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New York Times, Monday, July 31, 2017

Author: David Steinberg
Editor: Will Shortz
David Steinberg
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5656921181
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This puzzle:

Rows: 15, Columns: 15 Words: 78, Blocks: 38 Missing: {JQVX} Spans: 1 Grid has mirror symmetry. This is puzzle # 66 for Mr. Steinberg. NYT links: Across Lite PDF
Notepad: When this puzzle is finished, read the circled letters roughly clockwise, starting with the first letter of 68-Across, to spell the name of an appropriate landmark.
David Steinberg notes: I constructed this puzzle a few months ago after reading one of Will Shortz's Cruciverb announcements about his inventory. I ... more
David Steinberg notes:

I constructed this puzzle a few months ago after reading one of Will Shortz's Cruciverb announcements about his inventory. I saw that he was shortest on Sundays and Thursdays, which was no surprise because those are the hardest ones for me to come up with. But I also noticed he was short on Mondays, which interested me because I'd never given much thought to constructing early-week puzzles. So the next time I sat down to construct something, I decided to target Monday instead of Friday/Saturday.

One of the first things that came to mind for some reason was Seattle. In between long stretches of living in California, I lived in the Seattle area for four years, which is where I first started constructing crosswords (for a fifth-grade project—see photo!). So I thought it would be fitting to pay homage to my "crossword roots."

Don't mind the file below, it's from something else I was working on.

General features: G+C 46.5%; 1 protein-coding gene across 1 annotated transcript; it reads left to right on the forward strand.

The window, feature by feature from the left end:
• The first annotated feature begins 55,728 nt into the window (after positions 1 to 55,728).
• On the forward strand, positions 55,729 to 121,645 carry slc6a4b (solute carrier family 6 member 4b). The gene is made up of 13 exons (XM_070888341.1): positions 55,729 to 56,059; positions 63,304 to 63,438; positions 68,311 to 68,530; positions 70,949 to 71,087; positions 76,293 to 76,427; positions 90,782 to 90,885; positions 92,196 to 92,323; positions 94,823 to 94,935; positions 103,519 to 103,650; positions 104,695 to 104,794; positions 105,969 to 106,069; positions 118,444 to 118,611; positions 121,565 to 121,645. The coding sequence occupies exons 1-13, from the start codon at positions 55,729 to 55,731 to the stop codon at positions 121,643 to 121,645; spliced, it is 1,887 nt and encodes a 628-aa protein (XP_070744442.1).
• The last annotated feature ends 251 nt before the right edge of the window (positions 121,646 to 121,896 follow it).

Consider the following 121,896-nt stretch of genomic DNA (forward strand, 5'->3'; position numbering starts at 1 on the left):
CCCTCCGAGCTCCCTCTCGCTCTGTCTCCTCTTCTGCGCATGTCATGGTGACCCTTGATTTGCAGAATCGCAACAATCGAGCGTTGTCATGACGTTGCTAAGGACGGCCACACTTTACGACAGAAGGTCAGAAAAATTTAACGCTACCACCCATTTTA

I knew pretty early on that I wanted the focus of the puzzle to be the Space Needle grid art. Luckily, SPACE NEEDLE was the perfect length to make a grid art design out of, though it took me a few tries to come up with a convincing enough Space Needle. Once I realized that PIKE PLACE MARKET was 15-letters long, I was off and rolling. Noticing that the reveal SEATTLE would fit right between the S and the last E of SPACE NEEDLE was a huge stroke of luck, and I quickly banged out the rest of the grid from there. In fact, I was all set to send a version of the puzzle with RuIN/YuLE in the upper left corner when I noticed I could change RuIN to RAIN. After all, what puzzle about Seattle is complete without mentioning its signature weather? I initially worried that I wouldn't be able to balance RAIN with another theme entry, but fortunately, PIER came to the rescue.

All in all, I had a lot of fun constructing this one, and I hope Seattleites appreciate the shoutout! And who knows, I just might be back with more early-week offerings :).

Jeff Chen notes: Shout out to the 2-0-6! (SEATTLE's area code.) PIKE PLACE MARKET is a fun place to hang out — there's a piroshki place I love, ... more
Jeff Chen notes:

Shout out to the 2-0-6! (SEATTLE's area code.) PIKE PLACE MARKET is a fun place to hang out — there's a piroshki place I love, and don't get me started on the fresh mini-donuts — and indeed, we do have eleventy-billion COFFEE SHOPs here.

Nice bonus in the SPACE NEEDLE visual, and what an elegant touch to have SPACE NEEDLE start and end at the start and end of SEATTLE! The visual doesn't quite have the right dimensions (see right), but it would be difficult to make it any more accurate unless you added several more circles to better define the shape.

Speaking of those circled letters, it's so tough to work around fixed letters, especially when you jam them into a space that's as big as the south section. Great work down there, so smooth, along with the bonuses of RAT RACE and TITANTIC, with just a RIATA as a price to pay.